What does your fear look like? Does your inner critic have a face? What does that nagging voice say in your ear — making you doubt your current and past choices? Certainly everyone faces these types of experiences, but for artists, it can be a daily struggle.
Taking Big Magic to heart through writing
I’m taking a six-week class looking at Big Magic, the book by Elizabeth Gilbert. Gilbert examines creativity as an everyday activity that everyone can embrace, not a rarified talent only bestowed on a few. In our first session, our facilitator Kim Evans, asked us to consider what our fear looks like — what does it say to us and what adjectives would describe it. We even drew pictures of our fear. Here’s my funny caricature:
We were also asked to write a letter — either to our fear, or from our fear to ourselves. I chose the later. My fear expressed concern that I lack a BFA in Fine Art, let alone an MFA. The fact that my art creation could not support our family also reared its ugly head. Finally, my fear posited that it was possible I would become a curly white-haired woman who just talked to her cats. With the exception of the last worry, most of these worries are very similar to those that my young adult children are experiencing as they leave my home and make their way in the world. My advice of them is to try their hardest to embrace the thing that interests them, and see what happens. It is harder to take one’s own advice.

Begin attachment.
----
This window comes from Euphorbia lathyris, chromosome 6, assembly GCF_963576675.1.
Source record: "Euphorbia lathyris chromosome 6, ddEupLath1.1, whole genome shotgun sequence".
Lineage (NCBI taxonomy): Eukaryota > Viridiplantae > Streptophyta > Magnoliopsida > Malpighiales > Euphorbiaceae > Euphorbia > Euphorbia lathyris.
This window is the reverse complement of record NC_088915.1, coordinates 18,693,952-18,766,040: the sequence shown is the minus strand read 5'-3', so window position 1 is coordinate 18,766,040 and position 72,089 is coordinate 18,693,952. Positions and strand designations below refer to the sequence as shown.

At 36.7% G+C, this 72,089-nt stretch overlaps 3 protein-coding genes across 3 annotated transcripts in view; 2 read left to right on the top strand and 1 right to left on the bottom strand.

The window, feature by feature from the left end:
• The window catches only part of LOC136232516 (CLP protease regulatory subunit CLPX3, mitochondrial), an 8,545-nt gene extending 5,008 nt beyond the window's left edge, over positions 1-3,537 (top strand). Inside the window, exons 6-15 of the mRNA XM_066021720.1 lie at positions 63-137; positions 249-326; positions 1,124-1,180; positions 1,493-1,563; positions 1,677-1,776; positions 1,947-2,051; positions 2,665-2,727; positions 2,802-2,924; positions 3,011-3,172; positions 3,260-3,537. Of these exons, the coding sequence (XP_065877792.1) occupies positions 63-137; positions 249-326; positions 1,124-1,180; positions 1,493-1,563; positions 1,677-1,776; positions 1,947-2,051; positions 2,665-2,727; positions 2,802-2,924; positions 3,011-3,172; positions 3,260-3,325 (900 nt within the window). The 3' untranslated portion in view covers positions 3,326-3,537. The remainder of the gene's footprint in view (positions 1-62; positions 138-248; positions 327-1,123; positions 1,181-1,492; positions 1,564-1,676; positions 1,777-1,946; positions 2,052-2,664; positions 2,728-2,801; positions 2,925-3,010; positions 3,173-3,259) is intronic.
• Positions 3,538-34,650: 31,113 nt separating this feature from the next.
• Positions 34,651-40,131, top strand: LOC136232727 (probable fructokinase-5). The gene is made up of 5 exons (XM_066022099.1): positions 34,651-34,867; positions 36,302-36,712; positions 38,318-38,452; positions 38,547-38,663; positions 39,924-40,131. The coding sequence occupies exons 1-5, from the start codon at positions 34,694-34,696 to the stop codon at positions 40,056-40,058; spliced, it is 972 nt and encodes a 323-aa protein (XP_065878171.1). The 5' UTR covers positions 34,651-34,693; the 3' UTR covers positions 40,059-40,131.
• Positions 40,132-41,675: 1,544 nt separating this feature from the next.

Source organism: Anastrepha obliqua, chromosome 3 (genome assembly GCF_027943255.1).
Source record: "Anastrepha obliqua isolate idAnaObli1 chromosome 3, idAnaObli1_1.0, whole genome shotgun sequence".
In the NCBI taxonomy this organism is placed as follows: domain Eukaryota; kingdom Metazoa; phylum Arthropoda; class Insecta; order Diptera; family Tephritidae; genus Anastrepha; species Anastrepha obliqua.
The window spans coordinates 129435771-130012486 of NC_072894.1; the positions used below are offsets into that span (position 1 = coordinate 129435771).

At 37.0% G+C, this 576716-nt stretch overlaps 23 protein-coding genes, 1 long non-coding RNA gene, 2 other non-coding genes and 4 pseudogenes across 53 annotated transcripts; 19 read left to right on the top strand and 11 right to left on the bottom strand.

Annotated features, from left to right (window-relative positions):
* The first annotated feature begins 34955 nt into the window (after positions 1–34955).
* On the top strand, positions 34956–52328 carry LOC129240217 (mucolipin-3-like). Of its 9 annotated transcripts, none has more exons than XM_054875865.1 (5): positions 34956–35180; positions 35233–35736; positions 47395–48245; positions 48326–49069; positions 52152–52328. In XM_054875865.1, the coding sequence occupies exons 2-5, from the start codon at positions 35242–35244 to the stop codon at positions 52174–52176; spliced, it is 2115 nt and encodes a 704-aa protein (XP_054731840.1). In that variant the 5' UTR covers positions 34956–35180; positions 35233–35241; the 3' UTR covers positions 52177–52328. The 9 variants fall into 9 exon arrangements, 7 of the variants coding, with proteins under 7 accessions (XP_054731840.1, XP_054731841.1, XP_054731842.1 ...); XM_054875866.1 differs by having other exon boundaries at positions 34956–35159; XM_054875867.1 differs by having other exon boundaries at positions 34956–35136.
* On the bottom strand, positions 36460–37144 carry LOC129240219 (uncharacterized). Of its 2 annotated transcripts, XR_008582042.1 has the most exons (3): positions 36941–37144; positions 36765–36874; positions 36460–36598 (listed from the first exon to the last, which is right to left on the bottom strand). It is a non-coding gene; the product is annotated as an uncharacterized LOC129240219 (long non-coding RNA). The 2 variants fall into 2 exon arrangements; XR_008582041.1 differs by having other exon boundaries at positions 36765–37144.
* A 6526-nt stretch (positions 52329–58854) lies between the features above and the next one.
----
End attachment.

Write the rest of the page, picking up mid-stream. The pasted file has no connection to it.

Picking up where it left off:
When fear shows up in the studio
In my studio, I’ve had a very different kind of fear show up. I’m working on a very large linocut (25 x 40 in,) and I found myself paralyzed as I tried to make my starting color choices. The large paper (30 x 44in) costs over $9.00 per sheet, making printing on my 20 pieces of paper in the edition suddenly a costly decision. I struggled all of Friday with thumbnails of how I could possibly begin. Because I use transparency, this first color sets the entire composition.
I finally had to put the sketchbook away for the weekend. Monday morning, I simplified my approach, took a deep breath, and began. I have to trust that my previous experiences can inform this new work, and it will be OK. The fearful, critical voice must be drowned out and the printing commence.
After five hours of printing with this huge block of linoleum today, I’m exhausted, but I’ve quieted most of my fears. I still may become a curly, white-haired woman who spends most of her day talking only to her cats. I guess I’m OK with that.
A Big Magic workshop in July
If you think you’d like to work with a group on the topics of creative living — and yes, fear — Kim is offering a workshop in Asheville, NC this July. Here are the details.